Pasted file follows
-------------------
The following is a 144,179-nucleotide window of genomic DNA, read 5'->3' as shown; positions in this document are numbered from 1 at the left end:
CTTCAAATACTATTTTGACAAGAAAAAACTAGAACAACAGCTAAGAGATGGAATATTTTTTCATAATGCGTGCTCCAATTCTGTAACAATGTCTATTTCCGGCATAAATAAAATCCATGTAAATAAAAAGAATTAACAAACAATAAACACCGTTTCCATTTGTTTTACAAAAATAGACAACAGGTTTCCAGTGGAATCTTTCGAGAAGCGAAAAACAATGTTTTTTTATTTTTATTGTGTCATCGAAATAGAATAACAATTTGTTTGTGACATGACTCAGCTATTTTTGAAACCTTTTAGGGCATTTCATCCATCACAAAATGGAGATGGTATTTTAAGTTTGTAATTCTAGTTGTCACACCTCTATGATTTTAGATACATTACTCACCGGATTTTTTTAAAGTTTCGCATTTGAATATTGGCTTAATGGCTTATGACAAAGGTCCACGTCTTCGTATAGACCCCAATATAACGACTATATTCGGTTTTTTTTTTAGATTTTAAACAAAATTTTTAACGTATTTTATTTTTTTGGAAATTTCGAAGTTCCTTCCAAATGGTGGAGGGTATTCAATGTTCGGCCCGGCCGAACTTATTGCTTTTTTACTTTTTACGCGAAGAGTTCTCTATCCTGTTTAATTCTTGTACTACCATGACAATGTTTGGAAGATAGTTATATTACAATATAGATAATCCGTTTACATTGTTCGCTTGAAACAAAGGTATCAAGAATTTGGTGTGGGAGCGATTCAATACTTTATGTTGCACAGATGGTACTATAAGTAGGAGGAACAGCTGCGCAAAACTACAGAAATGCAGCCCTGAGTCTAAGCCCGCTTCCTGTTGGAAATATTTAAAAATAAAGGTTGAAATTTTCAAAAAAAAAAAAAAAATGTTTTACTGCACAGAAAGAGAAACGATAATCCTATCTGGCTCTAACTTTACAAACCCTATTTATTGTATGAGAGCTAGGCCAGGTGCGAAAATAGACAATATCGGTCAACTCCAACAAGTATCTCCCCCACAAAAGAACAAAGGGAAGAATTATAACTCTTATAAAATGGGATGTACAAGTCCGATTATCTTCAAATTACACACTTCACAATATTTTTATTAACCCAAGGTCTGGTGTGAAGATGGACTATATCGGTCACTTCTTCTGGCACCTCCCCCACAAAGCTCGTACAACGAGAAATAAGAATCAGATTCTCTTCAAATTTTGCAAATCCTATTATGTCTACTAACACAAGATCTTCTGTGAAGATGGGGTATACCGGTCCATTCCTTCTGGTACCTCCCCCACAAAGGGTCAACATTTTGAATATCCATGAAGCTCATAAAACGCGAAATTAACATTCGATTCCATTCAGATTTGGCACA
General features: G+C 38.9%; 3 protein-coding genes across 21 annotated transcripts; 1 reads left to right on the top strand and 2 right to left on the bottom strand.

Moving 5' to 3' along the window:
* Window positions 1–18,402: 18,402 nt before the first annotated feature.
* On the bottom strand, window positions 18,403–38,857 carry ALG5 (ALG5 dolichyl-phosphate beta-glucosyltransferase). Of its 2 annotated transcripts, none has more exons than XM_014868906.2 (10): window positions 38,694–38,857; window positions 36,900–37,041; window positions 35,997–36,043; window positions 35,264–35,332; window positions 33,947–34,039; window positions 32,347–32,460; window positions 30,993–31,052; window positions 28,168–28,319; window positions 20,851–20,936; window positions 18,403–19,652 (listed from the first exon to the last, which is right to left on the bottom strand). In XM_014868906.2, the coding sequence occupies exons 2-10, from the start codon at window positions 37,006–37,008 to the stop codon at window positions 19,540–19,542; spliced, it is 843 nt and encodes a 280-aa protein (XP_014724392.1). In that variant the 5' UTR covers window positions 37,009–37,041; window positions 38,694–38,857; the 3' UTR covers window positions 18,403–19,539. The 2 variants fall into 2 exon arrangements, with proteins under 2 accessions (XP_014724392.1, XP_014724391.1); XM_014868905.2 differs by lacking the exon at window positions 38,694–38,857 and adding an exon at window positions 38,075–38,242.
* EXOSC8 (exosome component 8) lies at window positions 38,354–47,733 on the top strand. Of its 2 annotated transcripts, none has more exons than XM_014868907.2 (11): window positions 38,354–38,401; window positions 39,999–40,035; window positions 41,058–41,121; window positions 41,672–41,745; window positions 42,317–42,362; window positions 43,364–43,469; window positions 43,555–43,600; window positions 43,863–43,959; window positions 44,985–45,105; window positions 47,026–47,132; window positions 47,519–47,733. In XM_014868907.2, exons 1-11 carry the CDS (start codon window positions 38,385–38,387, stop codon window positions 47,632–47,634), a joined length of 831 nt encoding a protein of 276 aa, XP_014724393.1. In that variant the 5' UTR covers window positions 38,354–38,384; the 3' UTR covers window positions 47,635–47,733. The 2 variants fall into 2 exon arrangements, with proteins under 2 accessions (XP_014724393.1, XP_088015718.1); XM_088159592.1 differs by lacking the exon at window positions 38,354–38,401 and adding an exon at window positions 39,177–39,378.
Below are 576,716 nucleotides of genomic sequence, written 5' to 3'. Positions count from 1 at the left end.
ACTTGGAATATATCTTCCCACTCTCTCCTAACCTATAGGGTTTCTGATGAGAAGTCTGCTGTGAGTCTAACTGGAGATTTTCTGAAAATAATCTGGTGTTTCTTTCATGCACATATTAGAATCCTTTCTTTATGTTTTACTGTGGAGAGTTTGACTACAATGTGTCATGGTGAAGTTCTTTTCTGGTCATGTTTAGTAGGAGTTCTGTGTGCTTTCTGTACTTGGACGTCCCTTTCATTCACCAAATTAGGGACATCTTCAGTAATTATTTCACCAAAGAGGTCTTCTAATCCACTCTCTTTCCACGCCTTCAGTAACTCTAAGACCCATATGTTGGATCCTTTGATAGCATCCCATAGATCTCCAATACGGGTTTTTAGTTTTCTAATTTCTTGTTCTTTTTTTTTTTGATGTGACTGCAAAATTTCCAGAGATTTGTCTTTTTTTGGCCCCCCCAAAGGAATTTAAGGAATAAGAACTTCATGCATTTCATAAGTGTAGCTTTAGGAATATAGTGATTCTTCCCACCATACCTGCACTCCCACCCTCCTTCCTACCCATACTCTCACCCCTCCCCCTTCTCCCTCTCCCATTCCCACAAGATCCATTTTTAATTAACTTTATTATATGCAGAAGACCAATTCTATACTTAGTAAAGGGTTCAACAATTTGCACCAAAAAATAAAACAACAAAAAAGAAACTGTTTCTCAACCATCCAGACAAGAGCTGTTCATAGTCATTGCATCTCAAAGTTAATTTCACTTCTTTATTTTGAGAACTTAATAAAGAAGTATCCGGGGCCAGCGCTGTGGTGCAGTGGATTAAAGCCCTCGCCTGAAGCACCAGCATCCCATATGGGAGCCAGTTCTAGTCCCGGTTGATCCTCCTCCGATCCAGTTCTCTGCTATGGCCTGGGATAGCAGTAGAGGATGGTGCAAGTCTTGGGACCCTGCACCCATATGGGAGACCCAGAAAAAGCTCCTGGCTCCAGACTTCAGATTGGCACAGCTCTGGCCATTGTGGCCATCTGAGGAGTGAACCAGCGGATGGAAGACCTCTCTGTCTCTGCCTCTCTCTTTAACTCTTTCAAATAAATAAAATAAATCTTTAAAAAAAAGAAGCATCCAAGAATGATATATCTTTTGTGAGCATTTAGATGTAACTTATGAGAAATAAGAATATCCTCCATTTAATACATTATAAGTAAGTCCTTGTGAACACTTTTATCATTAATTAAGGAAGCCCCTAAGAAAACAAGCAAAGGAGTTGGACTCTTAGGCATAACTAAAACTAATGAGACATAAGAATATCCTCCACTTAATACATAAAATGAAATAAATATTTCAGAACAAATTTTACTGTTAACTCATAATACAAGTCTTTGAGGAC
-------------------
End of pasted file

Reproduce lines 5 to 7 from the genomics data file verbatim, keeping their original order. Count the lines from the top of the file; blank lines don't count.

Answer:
* Window positions 1–18,402: 18,402 nt before the first annotated feature.
* On the bottom strand, window positions 18,403–38,857 carry ALG5 (ALG5 dolichyl-phosphate beta-glucosyltransferase). Of its 2 annotated transcripts, none has more exons than XM_014868906.2 (10): window positions 38,694–38,857; window positions 36,900–37,041; window positions 35,997–36,043; window positions 35,264–35,332; window positions 33,947–34,039; window positions 32,347–32,460; window positions 30,993–31,052; window positions 28,168–28,319; window positions 20,851–20,936; window positions 18,403–19,652 (listed from the first exon to the last, which is right to left on the bottom strand). In XM_014868906.2, the coding sequence occupies exons 2-10, from the start codon at window positions 37,006–37,008 to the stop codon at window positions 19,540–19,542; spliced, it is 843 nt and encodes a 280-aa protein (XP_014724392.1). In that variant the 5' UTR covers window positions 37,009–37,041; window positions 38,694–38,857; the 3' UTR covers window positions 18,403–19,539. The 2 variants fall into 2 exon arrangements, with proteins under 2 accessions (XP_014724392.1, XP_014724391.1); XM_014868905.2 differs by lacking the exon at window positions 38,694–38,857 and adding an exon at window positions 38,075–38,242.
* EXOSC8 (exosome component 8) lies at window positions 38,354–47,733 on the top strand. Of its 2 annotated transcripts, none has more exons than XM_014868907.2 (11): window positions 38,354–38,401; window positions 39,999–40,035; window positions 41,058–41,121; window positions 41,672–41,745; window positions 42,317–42,362; window positions 43,364–43,469; window positions 43,555–43,600; window positions 43,863–43,959; window positions 44,985–45,105; window positions 47,026–47,132; window positions 47,519–47,733. In XM_014868907.2, exons 1-11 carry the CDS (start codon window positions 38,385–38,387, stop codon window positions 47,632–47,634), a joined length of 831 nt encoding a protein of 276 aa, XP_014724393.1. In that variant the 5' UTR covers window positions 38,354–38,384; the 3' UTR covers window positions 47,635–47,733. The 2 variants fall into 2 exon arrangements, with proteins under 2 accessions (XP_014724393.1, XP_088015718.1); XM_088159592.1 differs by lacking the exon at window positions 38,354–38,401 and adding an exon at window positions 39,177–39,378.